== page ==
By creating standards, by using standard cloud language, we can knit them together ahead of time, and the result is we’ll get a better solution for biotech, to help it with that turbo boost effect we mentioned in Part 2.
It’s incumbent upon us as service providers or technology providers to make sure that our products work, that they play nicely with those that are also trying to solve similar problems in the ecosystem.
It’s been very hard for biotech to adopt technology, because up until now, the tools haven’t been very good. It’s not the scientists’ fault or the biotech companies’ fault. We haven’t done our job as technology providers to say, well, actually, let us make this easy for you, we’ll make pre-integrated systems that all talk to one other, so you can pick it off the shelf, and it solves your problem.
That’s part of what we’re trying to do together – trying to create something that solves the problem in an integrated way, in a holistic way, because we fundamentally understand the needs of the customer.
That’s a similar journey to one that tech companies have already had to make. They’re out there doing their thing, but then “What happens if we do this and connect with other companies?” So it becomes more than the sum of its parts at that point?
Collaborative technological developments helped deliver Covid vaccines.
Yeah. I think the other important thing we learned from the pandemic was that timelines get shorter in radical ways through collaborative technology. Usually, vaccine development takes 10 years, right? But when we come together, and we collaborate, and we use best in class tools and solutions, we can deliver something in a tenth of the time – the Covid vaccines were developed in less than 12 months.
Now, of course, that’s an extreme example, because we had the entire world focused on one thing, but I think it’s important because it does tell the tale of what we can do when we’ve got data, when we’re able to collaborate on it, when we can bring people from across the globe that are best in class at what they do, and let them work alongside technology that lets them stop spending 50 to 60% of their week on data management, and lets them get on with science.
The opportunities really are limitless.
Was the pandemic a kind of lightbulb moment as far as that sort of thing was concerned?
Absolutely. Yeah, for sure.
We’ve proven to ourselves that we can do this, right? So let’s keep doing it. And, you know, we’ve got big problems that we need to solve out there. Whether it’s cancer, whether it’s climate change, you know, whether it’s distribution of food, there’s lots of big global challenges that if we work together, and we use the right tools, and free up people’s time to do what they do best, we can make real change here in a positive way.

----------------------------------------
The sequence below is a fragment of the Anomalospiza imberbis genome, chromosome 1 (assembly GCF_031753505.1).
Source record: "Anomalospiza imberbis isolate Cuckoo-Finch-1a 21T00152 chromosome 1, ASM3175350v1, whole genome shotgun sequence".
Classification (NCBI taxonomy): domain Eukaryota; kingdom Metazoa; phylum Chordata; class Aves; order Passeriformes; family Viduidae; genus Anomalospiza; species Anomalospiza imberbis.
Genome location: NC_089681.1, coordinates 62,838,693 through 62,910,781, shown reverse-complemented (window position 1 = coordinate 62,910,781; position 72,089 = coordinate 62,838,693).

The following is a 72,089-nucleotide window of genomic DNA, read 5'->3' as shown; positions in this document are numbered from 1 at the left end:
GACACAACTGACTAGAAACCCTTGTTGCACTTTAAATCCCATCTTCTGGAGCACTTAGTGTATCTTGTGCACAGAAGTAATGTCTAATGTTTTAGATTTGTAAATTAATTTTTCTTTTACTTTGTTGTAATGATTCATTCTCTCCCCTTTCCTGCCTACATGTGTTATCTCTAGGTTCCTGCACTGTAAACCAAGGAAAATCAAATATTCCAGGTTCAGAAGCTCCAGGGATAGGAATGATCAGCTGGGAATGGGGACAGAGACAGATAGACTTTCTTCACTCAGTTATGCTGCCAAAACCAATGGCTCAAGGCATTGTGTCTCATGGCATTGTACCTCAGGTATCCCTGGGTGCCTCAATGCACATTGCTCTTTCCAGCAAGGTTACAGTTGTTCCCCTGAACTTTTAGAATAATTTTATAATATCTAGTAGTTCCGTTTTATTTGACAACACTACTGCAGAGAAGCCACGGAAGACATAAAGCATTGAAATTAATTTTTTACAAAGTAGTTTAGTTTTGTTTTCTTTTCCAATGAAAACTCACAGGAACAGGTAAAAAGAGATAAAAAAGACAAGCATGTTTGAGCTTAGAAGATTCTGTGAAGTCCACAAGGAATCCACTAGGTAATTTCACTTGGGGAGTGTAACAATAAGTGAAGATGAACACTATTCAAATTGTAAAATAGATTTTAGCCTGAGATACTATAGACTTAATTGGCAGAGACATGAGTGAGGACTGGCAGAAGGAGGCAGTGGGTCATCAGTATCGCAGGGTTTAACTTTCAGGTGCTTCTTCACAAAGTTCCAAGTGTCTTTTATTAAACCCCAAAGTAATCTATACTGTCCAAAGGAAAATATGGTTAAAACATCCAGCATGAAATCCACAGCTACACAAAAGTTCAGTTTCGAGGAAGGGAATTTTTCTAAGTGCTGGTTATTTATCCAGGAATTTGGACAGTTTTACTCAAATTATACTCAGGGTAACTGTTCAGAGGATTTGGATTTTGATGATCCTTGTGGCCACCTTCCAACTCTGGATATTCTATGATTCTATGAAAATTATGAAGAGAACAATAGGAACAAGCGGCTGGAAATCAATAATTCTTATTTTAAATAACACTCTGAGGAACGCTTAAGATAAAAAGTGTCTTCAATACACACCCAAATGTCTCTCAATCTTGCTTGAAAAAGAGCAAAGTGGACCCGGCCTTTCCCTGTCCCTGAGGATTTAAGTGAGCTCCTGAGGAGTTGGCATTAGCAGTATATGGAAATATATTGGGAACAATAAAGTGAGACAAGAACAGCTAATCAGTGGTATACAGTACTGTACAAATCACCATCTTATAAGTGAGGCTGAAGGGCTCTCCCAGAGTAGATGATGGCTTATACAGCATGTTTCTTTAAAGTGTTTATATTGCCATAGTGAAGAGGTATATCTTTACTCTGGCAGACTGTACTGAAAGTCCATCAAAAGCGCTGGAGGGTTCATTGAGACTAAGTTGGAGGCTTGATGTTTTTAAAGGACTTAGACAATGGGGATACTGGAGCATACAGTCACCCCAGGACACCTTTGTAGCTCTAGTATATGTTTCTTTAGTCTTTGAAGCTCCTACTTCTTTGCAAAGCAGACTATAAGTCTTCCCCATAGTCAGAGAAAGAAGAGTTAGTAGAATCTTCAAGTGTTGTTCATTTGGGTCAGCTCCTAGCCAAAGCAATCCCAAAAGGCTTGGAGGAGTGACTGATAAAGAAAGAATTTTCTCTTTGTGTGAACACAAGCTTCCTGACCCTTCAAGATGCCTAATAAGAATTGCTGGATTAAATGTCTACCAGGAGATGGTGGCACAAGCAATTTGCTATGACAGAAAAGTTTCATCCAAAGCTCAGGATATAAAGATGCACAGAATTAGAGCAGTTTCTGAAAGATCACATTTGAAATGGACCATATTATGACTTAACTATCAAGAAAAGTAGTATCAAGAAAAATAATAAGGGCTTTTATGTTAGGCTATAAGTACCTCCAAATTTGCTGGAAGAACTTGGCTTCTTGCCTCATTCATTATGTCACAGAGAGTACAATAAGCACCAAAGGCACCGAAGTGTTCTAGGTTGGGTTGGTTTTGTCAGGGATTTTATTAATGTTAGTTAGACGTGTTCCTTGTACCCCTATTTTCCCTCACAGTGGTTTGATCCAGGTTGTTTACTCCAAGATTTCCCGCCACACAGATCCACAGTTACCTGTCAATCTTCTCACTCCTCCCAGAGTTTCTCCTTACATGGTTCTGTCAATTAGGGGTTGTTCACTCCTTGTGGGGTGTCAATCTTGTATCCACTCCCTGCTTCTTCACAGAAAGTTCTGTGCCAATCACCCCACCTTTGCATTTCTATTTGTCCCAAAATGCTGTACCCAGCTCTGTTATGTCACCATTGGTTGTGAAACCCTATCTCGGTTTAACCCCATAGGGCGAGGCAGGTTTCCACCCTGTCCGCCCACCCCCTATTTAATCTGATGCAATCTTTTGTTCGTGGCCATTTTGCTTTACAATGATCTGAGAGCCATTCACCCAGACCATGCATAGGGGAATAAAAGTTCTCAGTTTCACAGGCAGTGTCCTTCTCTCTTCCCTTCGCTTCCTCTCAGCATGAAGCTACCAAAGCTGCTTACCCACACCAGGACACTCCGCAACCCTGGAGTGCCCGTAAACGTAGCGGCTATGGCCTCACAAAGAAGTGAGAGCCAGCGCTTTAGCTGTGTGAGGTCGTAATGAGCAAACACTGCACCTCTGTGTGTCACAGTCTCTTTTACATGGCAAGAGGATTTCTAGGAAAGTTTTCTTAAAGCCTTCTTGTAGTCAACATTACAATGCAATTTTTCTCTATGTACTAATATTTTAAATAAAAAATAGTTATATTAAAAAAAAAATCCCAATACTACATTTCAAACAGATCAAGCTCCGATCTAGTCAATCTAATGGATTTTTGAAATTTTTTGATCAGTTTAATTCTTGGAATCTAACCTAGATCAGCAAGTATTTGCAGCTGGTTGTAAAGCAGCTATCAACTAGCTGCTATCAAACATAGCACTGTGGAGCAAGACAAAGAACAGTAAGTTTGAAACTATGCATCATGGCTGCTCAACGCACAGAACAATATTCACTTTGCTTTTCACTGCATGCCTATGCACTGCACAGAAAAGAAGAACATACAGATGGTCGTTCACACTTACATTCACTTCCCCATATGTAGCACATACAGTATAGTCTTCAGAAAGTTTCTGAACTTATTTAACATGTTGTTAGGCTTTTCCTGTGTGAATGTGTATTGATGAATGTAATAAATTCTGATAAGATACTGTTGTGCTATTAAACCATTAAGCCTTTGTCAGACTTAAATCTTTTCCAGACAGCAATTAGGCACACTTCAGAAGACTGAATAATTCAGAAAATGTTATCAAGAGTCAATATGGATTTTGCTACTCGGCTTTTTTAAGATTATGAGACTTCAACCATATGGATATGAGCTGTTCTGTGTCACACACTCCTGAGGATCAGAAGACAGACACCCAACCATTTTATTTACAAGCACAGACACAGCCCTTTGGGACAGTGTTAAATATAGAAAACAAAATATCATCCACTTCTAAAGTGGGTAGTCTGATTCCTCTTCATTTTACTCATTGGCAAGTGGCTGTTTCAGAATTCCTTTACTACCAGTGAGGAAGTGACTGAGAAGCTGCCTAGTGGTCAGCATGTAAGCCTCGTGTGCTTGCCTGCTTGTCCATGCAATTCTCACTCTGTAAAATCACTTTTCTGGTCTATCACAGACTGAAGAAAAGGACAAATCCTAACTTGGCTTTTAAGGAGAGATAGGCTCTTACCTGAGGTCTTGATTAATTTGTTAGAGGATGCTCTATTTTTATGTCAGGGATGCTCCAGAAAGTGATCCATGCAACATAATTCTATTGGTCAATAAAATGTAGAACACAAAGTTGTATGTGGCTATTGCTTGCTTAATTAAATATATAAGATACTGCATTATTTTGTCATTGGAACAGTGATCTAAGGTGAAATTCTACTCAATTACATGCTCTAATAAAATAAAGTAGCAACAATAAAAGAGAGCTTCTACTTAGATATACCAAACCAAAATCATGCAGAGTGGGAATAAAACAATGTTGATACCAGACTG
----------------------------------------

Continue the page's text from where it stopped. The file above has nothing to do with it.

*Lights joss sticks* “All we are saying is give solid data, technological development, a collaborative tech stack, a ton of money and a worldwide community of geniuses a chaaaaance…”
Ha. Yeah. I mean, what an incredible case study of the possibilities for human ingenuity, if we’re all focused on trying to accomplish a goal. We developed not only one vaccine in a year, we developed four or five in a year. So let’s take those learnings and not lose them.
Covid was a catastrophe for so many people. But we saw unprecedented regulatory innovation, market access innovation, and of course, scientific and technical innovation in action. Covid was a global problem that impacted everyone, no matter where they were, so it crystalized our attention on that problem. But cancer kills way more people every year than Covid did in its whole existence (so far).
If you think about things that way, we just had a cell therapy approved for Type 1 diabetes. They’re studying cell therapies for cardiovascular disease too, massive diseases that impact tens of millions of patients every single year, not just in one concentrated burst. Let’s not lose those Covid learnings.
And that ability to bring regulatory innovation, technical innovation, and scientific innovation together and streamline them is critical to keeping those learnings alive and making use of them. This technical layer, this foundational layer underneath the science, will enable us to get much better at doing those things more quickly.
As with Covid vaccines, so with gene therapies?
28 September 2023
28 September 2023